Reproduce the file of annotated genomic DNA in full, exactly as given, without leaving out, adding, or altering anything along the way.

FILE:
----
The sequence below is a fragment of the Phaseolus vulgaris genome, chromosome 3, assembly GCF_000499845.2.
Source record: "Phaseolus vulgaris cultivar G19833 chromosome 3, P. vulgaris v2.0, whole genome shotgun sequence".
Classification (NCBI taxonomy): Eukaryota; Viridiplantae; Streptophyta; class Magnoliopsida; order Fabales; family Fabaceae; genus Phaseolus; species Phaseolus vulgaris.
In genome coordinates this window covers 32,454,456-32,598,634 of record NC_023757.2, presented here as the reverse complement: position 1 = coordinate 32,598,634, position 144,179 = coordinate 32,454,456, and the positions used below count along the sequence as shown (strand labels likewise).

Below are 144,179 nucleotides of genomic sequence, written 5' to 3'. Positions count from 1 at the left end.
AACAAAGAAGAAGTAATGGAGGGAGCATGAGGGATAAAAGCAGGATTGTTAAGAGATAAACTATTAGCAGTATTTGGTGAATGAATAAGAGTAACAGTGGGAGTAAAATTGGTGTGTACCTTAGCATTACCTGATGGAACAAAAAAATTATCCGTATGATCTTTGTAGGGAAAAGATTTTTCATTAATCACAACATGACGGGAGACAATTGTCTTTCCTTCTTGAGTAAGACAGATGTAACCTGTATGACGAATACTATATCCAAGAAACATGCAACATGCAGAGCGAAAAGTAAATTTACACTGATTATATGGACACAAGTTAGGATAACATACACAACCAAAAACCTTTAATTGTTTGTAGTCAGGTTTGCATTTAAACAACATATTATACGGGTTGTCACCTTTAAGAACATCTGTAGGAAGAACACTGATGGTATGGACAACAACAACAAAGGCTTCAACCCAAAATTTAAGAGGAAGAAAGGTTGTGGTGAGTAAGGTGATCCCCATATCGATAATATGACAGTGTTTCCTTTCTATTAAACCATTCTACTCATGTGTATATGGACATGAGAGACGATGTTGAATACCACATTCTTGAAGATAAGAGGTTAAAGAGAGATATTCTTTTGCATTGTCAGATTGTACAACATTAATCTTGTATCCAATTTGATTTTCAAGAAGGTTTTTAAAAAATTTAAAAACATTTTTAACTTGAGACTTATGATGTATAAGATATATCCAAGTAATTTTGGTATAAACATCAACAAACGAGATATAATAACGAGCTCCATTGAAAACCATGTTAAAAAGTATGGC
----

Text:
The sequence below is a fragment of the Phaseolus vulgaris genome, chromosome 3, assembly GCF_000499845.2.
Source record: "Phaseolus vulgaris cultivar G19833 chromosome 3, P. vulgaris v2.0, whole genome shotgun sequence".
Classification (NCBI taxonomy): Eukaryota; Viridiplantae; Streptophyta; class Magnoliopsida; order Fabales; family Fabaceae; genus Phaseolus; species Phaseolus vulgaris.
In genome coordinates this window covers 32,454,456-32,598,634 of record NC_023757.2, presented here as the reverse complement: position 1 = coordinate 32,598,634, position 144,179 = coordinate 32,454,456, and the positions used below count along the sequence as shown (strand labels likewise).

Below are 144,179 nucleotides of genomic sequence, written 5' to 3'. Positions count from 1 at the left end.
AACAAAGAAGAAGTAATGGAGGGAGCATGAGGGATAAAAGCAGGATTGTTAAGAGATAAACTATTAGCAGTATTTGGTGAATGAATAAGAGTAACAGTGGGAGTAAAATTGGTGTGTACCTTAGCATTACCTGATGGAACAAAAAAATTATCCGTATGATCTTTGTAGGGAAAAGATTTTTCATTAATCACAACATGACGGGAGACAATTGTCTTTCCTTCTTGAGTAAGACAGATGTAACCTGTATGACGAATACTATATCCAAGAAACATGCAACATGCAGAGCGAAAAGTAAATTTACACTGATTATATGGACACAAGTTAGGATAACATACACAACCAAAAACCTTTAATTGTTTGTAGTCAGGTTTGCATTTAAACAACATATTATACGGGTTGTCACCTTTAAGAACATCTGTAGGAAGAACACTGATGGTATGGACAACAACAACAAAGGCTTCAACCCAAAATTTAAGAGGAAGAAAGGTTGTGGTGAGTAAGGTGATCCCCATATCGATAATATGACAGTGTTTCCTTTCTATTAAACCATTCTACTCATGTGTATATGGACATGAGAGACGATGTTGAATACCACATTCTTGAAGATAAGAGGTTAAAGAGAGATATTCTTTTGCATTGTCAGATTGTACAACATTAATCTTGTATCCAATTTGATTTTCAAGAAGGTTTTTAAAAAATTTAAAAACATTTTTAACTTGAGACTTATGATGTATAAGATATATCCAAGTAATTTTGGTATAAACATCAACAAACGAGATATAATAACGAGCTCCATTGAAAACCATGTTAAAAAGTATGGC